Hurricanes intensify more rapidly now than they did 30 years ago due largely to a natural climate phenomenon, according to a new study.
Hurricanes that intensify rapidly – a characteristic of almost all powerful hurricanes – do so more strongly and quickly now than they did 30 years ago.
According to the new study published by scientists at the U.S. Department of Energy’s Pacific Northwest National Laboratory and the National Oceanic and Atmospheric Administration, the chief driver is a natural phenomenon that affects the temperature of the waters in the Atlantic.
The climate cycle known as the Atlantic Multidecadal Oscillation (AMO) is central to the increasing intensification of hurricanes, as it broadly affects conditions like sea temperature that are known to influence hurricanes, explained a statement.
Crucially, the AMO governs how the temperature of the water cycles between warmer and cooler. Factors at play when a hurricane gains more power rapidly include the temperature of the surface of the ocean, humidity and the heat content in the ocean.
“This was a surprise, that the AMO seems to be a bigger influence in rapid intensification than other factors, including overall warming,” said Balaguru, the first author of the paper.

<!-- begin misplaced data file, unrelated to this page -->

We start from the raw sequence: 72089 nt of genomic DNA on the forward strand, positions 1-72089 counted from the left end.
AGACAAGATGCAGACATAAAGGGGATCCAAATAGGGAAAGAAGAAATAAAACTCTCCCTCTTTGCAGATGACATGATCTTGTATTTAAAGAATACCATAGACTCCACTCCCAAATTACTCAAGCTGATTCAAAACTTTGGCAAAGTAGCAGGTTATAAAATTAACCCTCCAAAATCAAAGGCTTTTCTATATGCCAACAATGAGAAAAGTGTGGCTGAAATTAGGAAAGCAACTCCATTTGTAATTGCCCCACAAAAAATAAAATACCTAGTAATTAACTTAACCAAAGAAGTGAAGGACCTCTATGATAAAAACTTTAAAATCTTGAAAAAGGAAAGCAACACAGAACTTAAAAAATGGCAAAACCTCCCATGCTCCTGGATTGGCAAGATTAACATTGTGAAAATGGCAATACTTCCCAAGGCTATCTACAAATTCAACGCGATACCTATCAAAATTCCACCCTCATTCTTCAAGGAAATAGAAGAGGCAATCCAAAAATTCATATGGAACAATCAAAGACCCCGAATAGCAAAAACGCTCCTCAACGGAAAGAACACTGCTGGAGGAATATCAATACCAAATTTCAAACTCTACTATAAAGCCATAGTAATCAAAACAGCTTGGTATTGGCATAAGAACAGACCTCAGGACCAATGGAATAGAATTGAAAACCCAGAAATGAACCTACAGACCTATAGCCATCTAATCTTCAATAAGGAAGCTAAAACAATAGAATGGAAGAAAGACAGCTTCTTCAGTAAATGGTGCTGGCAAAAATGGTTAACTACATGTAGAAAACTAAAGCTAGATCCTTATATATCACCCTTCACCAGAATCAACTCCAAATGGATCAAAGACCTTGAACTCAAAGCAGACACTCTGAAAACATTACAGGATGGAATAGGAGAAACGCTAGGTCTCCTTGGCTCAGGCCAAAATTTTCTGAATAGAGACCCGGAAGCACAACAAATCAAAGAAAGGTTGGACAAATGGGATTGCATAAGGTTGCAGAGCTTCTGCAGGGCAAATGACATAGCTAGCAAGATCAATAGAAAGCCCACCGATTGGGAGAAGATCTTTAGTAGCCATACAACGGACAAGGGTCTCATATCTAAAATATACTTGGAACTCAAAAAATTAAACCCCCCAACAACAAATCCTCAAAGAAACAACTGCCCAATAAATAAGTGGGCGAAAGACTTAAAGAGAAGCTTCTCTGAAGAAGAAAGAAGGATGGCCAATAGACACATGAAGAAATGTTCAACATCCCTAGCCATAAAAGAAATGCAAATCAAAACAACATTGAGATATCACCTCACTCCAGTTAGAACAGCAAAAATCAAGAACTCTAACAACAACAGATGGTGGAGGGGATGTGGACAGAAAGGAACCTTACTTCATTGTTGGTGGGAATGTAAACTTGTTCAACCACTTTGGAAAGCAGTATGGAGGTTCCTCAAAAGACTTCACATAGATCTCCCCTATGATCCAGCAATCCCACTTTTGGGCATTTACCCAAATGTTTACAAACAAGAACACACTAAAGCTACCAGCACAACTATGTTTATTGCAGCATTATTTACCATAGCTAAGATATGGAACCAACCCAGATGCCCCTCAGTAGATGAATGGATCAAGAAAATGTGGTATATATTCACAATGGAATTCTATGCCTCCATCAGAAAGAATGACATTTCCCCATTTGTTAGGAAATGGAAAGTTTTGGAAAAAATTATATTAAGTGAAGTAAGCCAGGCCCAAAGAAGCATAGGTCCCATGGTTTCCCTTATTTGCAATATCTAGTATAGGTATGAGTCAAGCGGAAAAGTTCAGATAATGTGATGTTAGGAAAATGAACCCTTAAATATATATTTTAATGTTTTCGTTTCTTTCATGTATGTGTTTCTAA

Last year’s lineup of powerful storms, including Harvey, Irma, Jose and Maria, encouraged the scientists to analyze the rapid intensification process, which occurs when the maximum wind speed in a hurricane goes up by at least 25 knots within a 24-hour period.
Consistent with other studies, the scientists did not find that rapid intensification is happening more often nowadays. The increase was instead in the strength of fast-growing storms.
The team found that the average boost in wind speed during a 24-hour intensification event is about 13 mph more than it was 30 years ago.
Balaguru added that teasing out the effects of the AMO from broader effects of global warming was beyond the scope of the current study but is a focus for scientists.
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